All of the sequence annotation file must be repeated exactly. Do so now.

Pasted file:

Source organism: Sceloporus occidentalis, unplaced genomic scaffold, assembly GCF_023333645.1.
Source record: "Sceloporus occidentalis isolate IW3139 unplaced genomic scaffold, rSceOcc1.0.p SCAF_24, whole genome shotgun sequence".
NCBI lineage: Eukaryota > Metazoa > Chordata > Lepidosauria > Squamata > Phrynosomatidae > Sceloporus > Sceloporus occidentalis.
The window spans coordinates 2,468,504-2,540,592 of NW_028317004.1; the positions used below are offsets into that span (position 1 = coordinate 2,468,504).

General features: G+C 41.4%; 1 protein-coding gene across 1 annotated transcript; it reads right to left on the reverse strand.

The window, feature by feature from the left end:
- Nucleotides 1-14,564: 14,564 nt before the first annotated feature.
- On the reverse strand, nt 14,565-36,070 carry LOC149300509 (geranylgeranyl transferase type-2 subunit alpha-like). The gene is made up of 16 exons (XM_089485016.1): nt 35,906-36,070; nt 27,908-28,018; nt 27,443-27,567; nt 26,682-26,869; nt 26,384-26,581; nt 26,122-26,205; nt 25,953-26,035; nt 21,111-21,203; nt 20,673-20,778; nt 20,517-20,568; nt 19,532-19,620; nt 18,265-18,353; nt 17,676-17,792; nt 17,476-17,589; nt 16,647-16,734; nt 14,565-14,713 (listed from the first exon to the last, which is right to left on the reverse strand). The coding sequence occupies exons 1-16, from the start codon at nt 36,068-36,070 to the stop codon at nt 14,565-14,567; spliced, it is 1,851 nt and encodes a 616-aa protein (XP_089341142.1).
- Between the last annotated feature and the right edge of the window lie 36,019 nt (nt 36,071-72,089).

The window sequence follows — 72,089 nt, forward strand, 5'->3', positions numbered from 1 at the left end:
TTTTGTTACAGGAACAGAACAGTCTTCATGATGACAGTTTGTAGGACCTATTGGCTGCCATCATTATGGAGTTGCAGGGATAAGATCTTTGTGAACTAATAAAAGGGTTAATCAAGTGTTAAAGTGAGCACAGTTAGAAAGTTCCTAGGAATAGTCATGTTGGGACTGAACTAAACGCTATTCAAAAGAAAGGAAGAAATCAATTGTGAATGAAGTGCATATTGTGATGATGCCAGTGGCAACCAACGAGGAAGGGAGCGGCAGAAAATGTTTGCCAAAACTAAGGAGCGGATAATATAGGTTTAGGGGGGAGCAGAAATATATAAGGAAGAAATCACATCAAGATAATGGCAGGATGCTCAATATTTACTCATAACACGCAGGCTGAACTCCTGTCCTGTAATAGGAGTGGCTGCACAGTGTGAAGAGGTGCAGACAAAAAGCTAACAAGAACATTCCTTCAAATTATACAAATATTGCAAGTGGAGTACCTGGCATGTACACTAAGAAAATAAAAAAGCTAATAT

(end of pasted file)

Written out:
Source organism: Sceloporus occidentalis, unplaced genomic scaffold, assembly GCF_023333645.1.
Source record: "Sceloporus occidentalis isolate IW3139 unplaced genomic scaffold, rSceOcc1.0.p SCAF_24, whole genome shotgun sequence".
NCBI lineage: Eukaryota > Metazoa > Chordata > Lepidosauria > Squamata > Phrynosomatidae > Sceloporus > Sceloporus occidentalis.
The window spans coordinates 2,468,504-2,540,592 of NW_028317004.1; the positions used below are offsets into that span (position 1 = coordinate 2,468,504).

General features: G+C 41.4%; 1 protein-coding gene across 1 annotated transcript; it reads right to left on the reverse strand.

The window, feature by feature from the left end:
- Nucleotides 1-14,564: 14,564 nt before the first annotated feature.
- On the reverse strand, nt 14,565-36,070 carry LOC149300509 (geranylgeranyl transferase type-2 subunit alpha-like). The gene is made up of 16 exons (XM_089485016.1): nt 35,906-36,070; nt 27,908-28,018; nt 27,443-27,567; nt 26,682-26,869; nt 26,384-26,581; nt 26,122-26,205; nt 25,953-26,035; nt 21,111-21,203; nt 20,673-20,778; nt 20,517-20,568; nt 19,532-19,620; nt 18,265-18,353; nt 17,676-17,792; nt 17,476-17,589; nt 16,647-16,734; nt 14,565-14,713 (listed from the first exon to the last, which is right to left on the reverse strand). The coding sequence occupies exons 1-16, from the start codon at nt 36,068-36,070 to the stop codon at nt 14,565-14,567; spliced, it is 1,851 nt and encodes a 616-aa protein (XP_089341142.1).
- Between the last annotated feature and the right edge of the window lie 36,019 nt (nt 36,071-72,089).

The window sequence follows — 72,089 nt, forward strand, 5'->3', positions numbered from 1 at the left end:
TTTTGTTACAGGAACAGAACAGTCTTCATGATGACAGTTTGTAGGACCTATTGGCTGCCATCATTATGGAGTTGCAGGGATAAGATCTTTGTGAACTAATAAAAGGGTTAATCAAGTGTTAAAGTGAGCACAGTTAGAAAGTTCCTAGGAATAGTCATGTTGGGACTGAACTAAACGCTATTCAAAAGAAAGGAAGAAATCAATTGTGAATGAAGTGCATATTGTGATGATGCCAGTGGCAACCAACGAGGAAGGGAGCGGCAGAAAATGTTTGCCAAAACTAAGGAGCGGATAATATAGGTTTAGGGGGGAGCAGAAATATATAAGGAAGAAATCACATCAAGATAATGGCAGGATGCTCAATATTTACTCATAACACGCAGGCTGAACTCCTGTCCTGTAATAGGAGTGGCTGCACAGTGTGAAGAGGTGCAGACAAAAAGCTAACAAGAACATTCCTTCAAATTATACAAATATTGCAAGTGGAGTACCTGGCATGTACACTAAGAAAATAAAAAAGCTAATAT